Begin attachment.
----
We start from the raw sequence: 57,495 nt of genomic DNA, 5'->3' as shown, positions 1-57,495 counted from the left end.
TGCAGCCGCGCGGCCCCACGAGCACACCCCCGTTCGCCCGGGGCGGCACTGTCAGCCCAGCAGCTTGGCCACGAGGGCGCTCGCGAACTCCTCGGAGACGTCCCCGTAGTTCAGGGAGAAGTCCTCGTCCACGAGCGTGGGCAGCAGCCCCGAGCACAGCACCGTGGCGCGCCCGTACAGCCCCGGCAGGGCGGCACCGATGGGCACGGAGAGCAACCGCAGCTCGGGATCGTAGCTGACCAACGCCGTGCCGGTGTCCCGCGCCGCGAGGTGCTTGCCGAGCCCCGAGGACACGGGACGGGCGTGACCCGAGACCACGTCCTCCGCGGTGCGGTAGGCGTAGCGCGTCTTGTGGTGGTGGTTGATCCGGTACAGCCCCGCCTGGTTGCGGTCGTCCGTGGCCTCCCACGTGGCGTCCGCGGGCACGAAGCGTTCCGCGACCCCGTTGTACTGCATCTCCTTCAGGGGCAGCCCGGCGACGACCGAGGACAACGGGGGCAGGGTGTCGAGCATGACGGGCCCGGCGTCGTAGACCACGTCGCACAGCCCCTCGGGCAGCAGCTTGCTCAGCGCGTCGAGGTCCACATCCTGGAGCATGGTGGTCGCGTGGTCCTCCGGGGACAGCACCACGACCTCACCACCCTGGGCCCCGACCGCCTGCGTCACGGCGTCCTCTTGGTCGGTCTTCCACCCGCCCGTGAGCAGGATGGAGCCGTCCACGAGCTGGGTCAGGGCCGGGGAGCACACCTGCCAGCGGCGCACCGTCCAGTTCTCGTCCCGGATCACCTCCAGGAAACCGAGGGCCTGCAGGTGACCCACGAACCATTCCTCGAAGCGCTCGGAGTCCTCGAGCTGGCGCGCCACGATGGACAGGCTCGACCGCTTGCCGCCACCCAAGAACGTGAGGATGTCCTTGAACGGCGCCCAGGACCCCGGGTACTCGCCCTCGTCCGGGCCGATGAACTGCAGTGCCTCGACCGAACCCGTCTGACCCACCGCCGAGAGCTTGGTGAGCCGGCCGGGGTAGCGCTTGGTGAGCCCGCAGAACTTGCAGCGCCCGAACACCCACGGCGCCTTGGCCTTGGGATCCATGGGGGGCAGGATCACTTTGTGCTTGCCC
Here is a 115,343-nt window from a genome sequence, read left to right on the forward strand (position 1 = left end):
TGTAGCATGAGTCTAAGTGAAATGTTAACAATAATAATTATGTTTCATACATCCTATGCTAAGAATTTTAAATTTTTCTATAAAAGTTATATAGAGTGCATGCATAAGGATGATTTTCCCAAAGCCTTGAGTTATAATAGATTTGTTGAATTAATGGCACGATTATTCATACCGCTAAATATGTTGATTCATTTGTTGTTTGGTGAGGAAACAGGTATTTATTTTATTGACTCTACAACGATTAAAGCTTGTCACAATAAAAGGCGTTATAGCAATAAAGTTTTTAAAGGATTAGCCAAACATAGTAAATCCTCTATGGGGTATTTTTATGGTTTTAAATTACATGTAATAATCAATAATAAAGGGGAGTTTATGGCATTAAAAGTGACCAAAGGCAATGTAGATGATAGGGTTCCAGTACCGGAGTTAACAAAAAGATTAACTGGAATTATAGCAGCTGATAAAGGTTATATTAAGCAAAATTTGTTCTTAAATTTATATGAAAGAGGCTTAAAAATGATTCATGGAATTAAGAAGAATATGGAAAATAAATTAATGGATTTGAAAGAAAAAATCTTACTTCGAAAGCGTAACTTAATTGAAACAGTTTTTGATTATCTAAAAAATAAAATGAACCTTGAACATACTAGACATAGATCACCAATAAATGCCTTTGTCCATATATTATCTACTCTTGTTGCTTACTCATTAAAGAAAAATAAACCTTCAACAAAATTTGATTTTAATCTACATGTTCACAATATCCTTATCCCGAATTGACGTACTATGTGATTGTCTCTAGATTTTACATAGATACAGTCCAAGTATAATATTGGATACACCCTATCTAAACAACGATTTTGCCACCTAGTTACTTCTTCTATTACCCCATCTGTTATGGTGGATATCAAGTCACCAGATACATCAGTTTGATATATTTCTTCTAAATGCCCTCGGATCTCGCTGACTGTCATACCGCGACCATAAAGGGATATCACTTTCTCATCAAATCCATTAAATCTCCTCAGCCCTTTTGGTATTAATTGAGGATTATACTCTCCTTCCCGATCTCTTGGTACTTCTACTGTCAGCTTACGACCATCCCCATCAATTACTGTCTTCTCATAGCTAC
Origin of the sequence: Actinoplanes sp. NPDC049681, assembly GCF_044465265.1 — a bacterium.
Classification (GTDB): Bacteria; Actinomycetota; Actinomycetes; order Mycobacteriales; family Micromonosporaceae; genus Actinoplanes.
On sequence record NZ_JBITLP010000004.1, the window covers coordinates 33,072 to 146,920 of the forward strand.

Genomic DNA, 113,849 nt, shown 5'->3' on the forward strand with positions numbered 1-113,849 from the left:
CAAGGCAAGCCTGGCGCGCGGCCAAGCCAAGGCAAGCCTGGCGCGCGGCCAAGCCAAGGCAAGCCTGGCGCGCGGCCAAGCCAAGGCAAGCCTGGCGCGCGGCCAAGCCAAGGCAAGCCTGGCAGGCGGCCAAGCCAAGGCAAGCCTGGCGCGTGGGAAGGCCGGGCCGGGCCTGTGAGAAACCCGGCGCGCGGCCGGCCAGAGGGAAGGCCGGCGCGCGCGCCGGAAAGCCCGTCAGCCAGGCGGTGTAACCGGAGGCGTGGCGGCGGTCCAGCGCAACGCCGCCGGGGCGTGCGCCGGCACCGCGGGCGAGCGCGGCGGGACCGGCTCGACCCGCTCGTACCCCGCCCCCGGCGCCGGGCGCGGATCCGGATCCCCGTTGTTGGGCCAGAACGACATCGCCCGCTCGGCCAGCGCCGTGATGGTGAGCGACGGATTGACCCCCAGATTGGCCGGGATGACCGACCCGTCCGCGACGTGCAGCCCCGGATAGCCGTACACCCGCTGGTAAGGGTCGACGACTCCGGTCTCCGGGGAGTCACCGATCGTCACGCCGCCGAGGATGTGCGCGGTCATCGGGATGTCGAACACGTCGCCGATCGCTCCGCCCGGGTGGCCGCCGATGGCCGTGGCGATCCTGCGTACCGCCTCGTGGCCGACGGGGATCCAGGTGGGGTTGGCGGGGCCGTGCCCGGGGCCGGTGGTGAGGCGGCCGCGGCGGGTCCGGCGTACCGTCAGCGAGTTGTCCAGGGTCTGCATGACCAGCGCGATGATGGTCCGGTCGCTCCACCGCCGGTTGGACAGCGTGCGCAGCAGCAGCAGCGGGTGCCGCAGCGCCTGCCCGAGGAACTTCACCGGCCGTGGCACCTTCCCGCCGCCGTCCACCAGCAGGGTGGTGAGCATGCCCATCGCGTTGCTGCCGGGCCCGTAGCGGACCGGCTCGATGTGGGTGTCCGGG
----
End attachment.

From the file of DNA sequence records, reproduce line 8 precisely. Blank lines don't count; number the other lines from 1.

Genomic DNA, 113,849 nt, shown 5'->3' on the forward strand with positions numbered 1-113,849 from the left: